Updated: Jan 23
You're reading the third installment of a series on exogenous and endogenous assets tracked on the blockchain.
For a definition of these topics, as well as a general discussion about distributed ledger technologies (DLTs), we recommend starting with the first article in the series, Beyond Bitcoin: Assets Off The Chain.
Clearly defined ownership of property is one of the cornerstones of a developed market economy. Property is something owned, and something owned must be accurately tracked. The more accurate the tracking of property, the fewer discrepancies there are over who has the highest ownership claim.
Similar to commodities, physical property such as land or real-estate are exogenous assets. These assets have a physical form that exists outside of the database that keeps track of ownership.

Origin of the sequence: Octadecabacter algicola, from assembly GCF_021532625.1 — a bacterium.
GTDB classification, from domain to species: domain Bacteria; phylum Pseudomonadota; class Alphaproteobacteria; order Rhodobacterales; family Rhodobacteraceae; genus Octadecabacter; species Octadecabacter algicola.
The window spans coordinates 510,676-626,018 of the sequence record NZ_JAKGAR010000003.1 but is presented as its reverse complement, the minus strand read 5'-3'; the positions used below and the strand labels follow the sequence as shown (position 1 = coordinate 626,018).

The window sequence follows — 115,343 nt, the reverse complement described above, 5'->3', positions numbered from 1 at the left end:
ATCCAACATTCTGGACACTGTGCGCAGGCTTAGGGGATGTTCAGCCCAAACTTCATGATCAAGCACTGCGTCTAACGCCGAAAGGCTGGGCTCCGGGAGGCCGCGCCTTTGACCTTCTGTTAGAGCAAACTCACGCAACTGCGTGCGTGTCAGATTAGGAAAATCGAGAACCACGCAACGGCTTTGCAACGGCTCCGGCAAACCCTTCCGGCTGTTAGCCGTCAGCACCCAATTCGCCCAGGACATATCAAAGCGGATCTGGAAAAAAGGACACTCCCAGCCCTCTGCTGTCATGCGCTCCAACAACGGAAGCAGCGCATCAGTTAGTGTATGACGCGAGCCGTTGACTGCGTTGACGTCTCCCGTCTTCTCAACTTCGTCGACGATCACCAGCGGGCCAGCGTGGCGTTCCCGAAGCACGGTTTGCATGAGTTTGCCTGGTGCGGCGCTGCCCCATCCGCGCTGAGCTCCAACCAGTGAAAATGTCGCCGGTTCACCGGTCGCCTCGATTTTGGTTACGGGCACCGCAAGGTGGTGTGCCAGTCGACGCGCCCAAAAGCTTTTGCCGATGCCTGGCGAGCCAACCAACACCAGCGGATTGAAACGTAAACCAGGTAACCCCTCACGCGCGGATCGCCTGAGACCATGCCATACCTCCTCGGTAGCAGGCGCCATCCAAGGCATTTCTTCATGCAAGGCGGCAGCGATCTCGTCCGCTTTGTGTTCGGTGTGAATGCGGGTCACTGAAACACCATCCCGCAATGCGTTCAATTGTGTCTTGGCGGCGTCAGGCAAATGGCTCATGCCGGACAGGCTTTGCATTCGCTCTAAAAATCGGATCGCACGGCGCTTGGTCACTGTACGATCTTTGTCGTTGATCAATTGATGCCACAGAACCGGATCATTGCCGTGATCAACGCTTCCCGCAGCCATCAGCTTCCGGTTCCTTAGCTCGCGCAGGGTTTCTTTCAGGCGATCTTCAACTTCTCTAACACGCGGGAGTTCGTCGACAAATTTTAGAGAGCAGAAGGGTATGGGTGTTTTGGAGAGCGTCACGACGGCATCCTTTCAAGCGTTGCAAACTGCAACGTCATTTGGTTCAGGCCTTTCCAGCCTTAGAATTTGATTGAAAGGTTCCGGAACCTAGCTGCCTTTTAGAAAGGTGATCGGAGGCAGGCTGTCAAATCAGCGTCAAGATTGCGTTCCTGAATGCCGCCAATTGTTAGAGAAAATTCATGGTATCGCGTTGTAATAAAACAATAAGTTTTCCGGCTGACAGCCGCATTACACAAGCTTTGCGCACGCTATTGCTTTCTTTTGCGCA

Food and shelter are essential components within a person's hierarchy of needs, so it comes as little surprise that accurate record-keeping of these critical assets has been a feature of record-keeping since its inception. Some of the earliest written records describe amounts of grain tributed from each farm to the Babylonian crown.
A Massive Market For Blockchain In Agriculture
Modern experimental asset tracking in the form of DLT applications may seem far removed from humanity's early, rudimentary forms of property management. However, billions of people must be fed and sheltered. Thus, the essential components of agriculture and real estate remain for our species: these industries are worth roughly $5 trillion and $8.9 trillion, respectively.